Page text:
Today is pensions freedom day, which has led to fears that people will misuse their freedom and so pay too much tax, stoke up a buy-to-let bubble or just spend too much too soon and so end up in poverty.
This reminds us that freedom is a scary thing. Bryan Caplan highlights some words of Martin Luther:
I frankly confess that even if it were possible, I should not wish to have free choice given to me, or to have anything left in my own hands by which I might strive toward salvation. For, on the one hand, I should be unable to stand firm and keep hold of it amid so many adversities and perils and so many assaults of demons, seeing that even one demon is mightier, than all men, and no man at all could be saved; and on the other hand, even if there were no perils or adversities or demons, I should nevertheless have to labor under perpetual uncertainty and to fight as one beating the air, since even if I lived and worked to eternity, my conscience would never be assured and certain how much it ought to do to satisfy God.
This is a very modern passage. Just as Luther feared that free will would lead us to fall short of the standards demanded by God, so we moderns fear that it will cause us to fall short of the standards demanded by rationality. And Luther, like us, fears the uncertainty that freedom brings.
I suspect that these fears are exacerbated by a couple of errors.
One is that we fail to appreciate that freedom often leads not to anarchy and chaos but to spontaneous order. As I've said, it's no accident that people who most want immigration controls also tend also to want state intervention in other areas of the economy - because they under-rate the power of the invisible hand.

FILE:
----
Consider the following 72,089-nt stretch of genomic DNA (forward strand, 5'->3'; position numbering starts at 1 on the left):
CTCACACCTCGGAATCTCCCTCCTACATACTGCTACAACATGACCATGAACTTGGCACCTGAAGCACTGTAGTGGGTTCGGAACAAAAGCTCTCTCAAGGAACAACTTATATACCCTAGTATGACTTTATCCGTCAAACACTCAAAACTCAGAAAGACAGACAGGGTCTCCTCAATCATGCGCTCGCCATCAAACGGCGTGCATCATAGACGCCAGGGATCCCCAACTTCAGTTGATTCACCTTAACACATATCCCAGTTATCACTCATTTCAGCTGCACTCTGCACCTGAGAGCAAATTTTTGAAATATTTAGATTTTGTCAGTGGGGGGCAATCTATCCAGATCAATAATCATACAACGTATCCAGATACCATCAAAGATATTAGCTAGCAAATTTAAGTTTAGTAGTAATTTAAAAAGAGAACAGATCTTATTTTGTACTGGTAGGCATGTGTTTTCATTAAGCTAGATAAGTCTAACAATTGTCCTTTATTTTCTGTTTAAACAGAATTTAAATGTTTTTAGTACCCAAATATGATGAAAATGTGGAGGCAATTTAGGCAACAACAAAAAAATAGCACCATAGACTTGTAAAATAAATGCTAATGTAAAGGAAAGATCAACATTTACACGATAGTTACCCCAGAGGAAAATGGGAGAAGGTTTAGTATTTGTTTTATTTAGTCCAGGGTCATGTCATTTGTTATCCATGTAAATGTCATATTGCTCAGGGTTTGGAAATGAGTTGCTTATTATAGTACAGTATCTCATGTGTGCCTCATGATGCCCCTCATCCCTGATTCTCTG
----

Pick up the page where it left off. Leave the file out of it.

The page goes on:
A second mistake, which is more relevant to pensions freedom, is the failure to empathize sufficiently. This can lead us to be too quick to see irrationality in others.
For example, it might be quite rational to spend a lot of money early in our retirement. Doing so can build up a stock of happy memories which we can look back upon in our dotage. Some types of spending are in fact like saving; the give us a source of happiness in future years. And it makes sense to spend whilst we still can. The marginal utility of consumption declines (pdf) as our health deteriorates; holidays are less fun if we can't walk far, and nice cars are useless if our eyesight has gone. It's possible to be too prudent, and to save too much.
Sure, some neoclassical economists are prone to see rationality everywhere, even in destructive behaviour such as addiction. But behavioural economists can be prone to the opposite error; they are too quick to see irrationality.
However, it is not just others' freedom that we are scared of. Perhaps, like Luther, we are also scared of our own. I've recently been thinking of retiring. One reason why I haven't done so is that I'm scared that I might be misjudging my future finances; the uncertainty here isn't just the risk surrounding financial returns but the unquantifiable uncertainty about my future tastes. So far, this fear has been stronger than the countervailing fear, that I'll lie on my deathbed regretting that I have wasted my life by working.
The limits upon our freedom are not just those imposed by laws. There are also what William Blake called "mind-forg'd manacles." Fear - be it the fear of uncertainty or of others' opinions - is also a constraint.